Truth is a person. Truth has a story, brothers and sisters. Truth has a mother and father.
As I continue to meditate on the concerns of my friends who are grappling with issues related to what the Church is called to be and their place in it, more and more, the concerns I have boil down to a fundamental aversion to abstraction and rationalism.
If Truth is a person, a man with 32 teeth and a score of fingers and toes, a man with a story, history, context, this means that it is not enough to merely ask factual questions. It’s all well and good to ask questions about “apostolic succession,” “veneration of icons,” “episcopal polity,” the role of “tradition,” the “authority of the church,” and a whole host of other issues, but all of these are abstract ideas which have not yet touched down. Those factual questions are only half of the work, half of the question. And furthermore, no one comes to those ideas with clean slates; you cannot come to these questions with an ecclesiological tabula rasa. You were born into a story, a family, a tradition, and all of these questions have their own stories and complexities. In other words, to take one example, there is no such thing as “apostolic succession” in general. There are only particular bishops who consecrate particular bishops in a particular sequence, and we may generalize concerning this activity over time using various terms as short hand for historical events, but we’re talking about a story with main characters, minor characters, heroes and villains, a plot, a climax, and various levels of resolution.
And this is not an apologetic for a relativistic version of truth. On the contrary, it is to argue for the most absolute form of truth that can or does exist, truth that is so absolute it resides in a single person, the Word of God Incarnate, Jesus from Nazareth in Galilee. And because you were made in his image, you also have a story, a context, a history, pastors, parents, friends, and neighbors. It is not enough to merely ask if something is a fact or exists or is *true*, floating up there in the cerebral ether. The next step must be made in understanding how it is true, how it has been applied, understood, abused, and so on.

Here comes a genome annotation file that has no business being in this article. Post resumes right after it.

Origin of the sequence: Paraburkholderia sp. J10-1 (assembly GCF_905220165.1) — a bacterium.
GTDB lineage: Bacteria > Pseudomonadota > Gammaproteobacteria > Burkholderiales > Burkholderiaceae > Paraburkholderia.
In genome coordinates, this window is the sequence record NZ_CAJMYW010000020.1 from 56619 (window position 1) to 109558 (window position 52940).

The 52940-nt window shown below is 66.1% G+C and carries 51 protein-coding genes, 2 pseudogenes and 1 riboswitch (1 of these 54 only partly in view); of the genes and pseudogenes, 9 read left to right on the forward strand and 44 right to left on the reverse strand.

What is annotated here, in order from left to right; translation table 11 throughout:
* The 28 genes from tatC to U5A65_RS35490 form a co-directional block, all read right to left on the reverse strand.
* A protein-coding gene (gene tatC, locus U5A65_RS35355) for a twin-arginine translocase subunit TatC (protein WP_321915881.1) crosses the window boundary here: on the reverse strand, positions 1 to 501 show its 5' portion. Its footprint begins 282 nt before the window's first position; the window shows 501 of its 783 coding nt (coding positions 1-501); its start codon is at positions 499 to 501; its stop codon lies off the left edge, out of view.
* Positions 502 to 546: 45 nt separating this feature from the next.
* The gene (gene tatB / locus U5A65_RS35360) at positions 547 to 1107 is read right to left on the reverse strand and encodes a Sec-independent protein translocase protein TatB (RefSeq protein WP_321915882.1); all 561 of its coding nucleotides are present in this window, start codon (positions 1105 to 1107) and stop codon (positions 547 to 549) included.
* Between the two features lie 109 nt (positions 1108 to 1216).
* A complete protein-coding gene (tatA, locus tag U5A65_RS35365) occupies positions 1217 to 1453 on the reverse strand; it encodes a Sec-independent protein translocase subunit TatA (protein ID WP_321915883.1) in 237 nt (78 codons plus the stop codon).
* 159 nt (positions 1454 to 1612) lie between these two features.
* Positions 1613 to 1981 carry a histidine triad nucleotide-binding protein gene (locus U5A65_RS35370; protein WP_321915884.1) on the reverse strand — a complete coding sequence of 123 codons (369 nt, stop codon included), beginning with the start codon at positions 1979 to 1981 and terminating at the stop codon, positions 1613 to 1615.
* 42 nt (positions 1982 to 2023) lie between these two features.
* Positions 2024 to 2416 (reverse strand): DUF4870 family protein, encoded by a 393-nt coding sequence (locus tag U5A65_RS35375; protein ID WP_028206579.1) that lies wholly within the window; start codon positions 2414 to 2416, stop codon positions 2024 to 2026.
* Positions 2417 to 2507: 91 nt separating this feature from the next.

To refuse to ask the how question is just straight up rationalism. The rationalist can only see the world in black and white. The rationalist can only see the world through open and shut, abstract categories, the world in ones and zeros. Everything is a true or false question on the exam of life. Humanity is a brain which operates according to simplistic logical categories. Of course there are certain questions which may always be asked and answered with straight up yes or no results. But – and this is the point – that is always because God has already spoken authoritatively on those points. But life is lived in the messiness of flesh and tears and blood and laughter. Being human means embracing this image of God in our living, in our breathing, in the parents the bore us, in the communities that reared us, in the Church that regenerated us. But this means appreciating the dynamics of the story.
For a Protestant to suddenly look up and say, “The Pope said it, that settles it,” is not only to give multitudes of faithful fathers and mothers and brothers and sisters in the Protestant Church the fig, it is to do the same to history. It is an anti-intellectual fundamentalism of the worst sort. Similarly on the question of icons: Protestants need to realize that the seventh ecumenical council really did happen, and the Church did in fact mandate the use of icons in Christian Worship and we also need to recognize that there were some distinctions being made between veneration and idolatry. True. Yet, it simply will not do to completely ignore the heathen superstitions that have plagued both Orthodoxy and Romanism down through the years. Russian Orthodox shrines with totem poles in them is not a legitimate application of the communion of saints, and for all my love of Eskimos, it will not do for a purse lipped priest to solemnly start explaining the difference between worship and veneration. Calvin’s catalogue of relics would be funny except for the fact that it was true. And the countless sheep led astray by that kind of foolishness as well as the gadfly bishops and archbishops prodding their people on while filling their pockets with filthy lucre is part of the story. Answering the other questions must be done in the context of this story in order to arrive at Truth.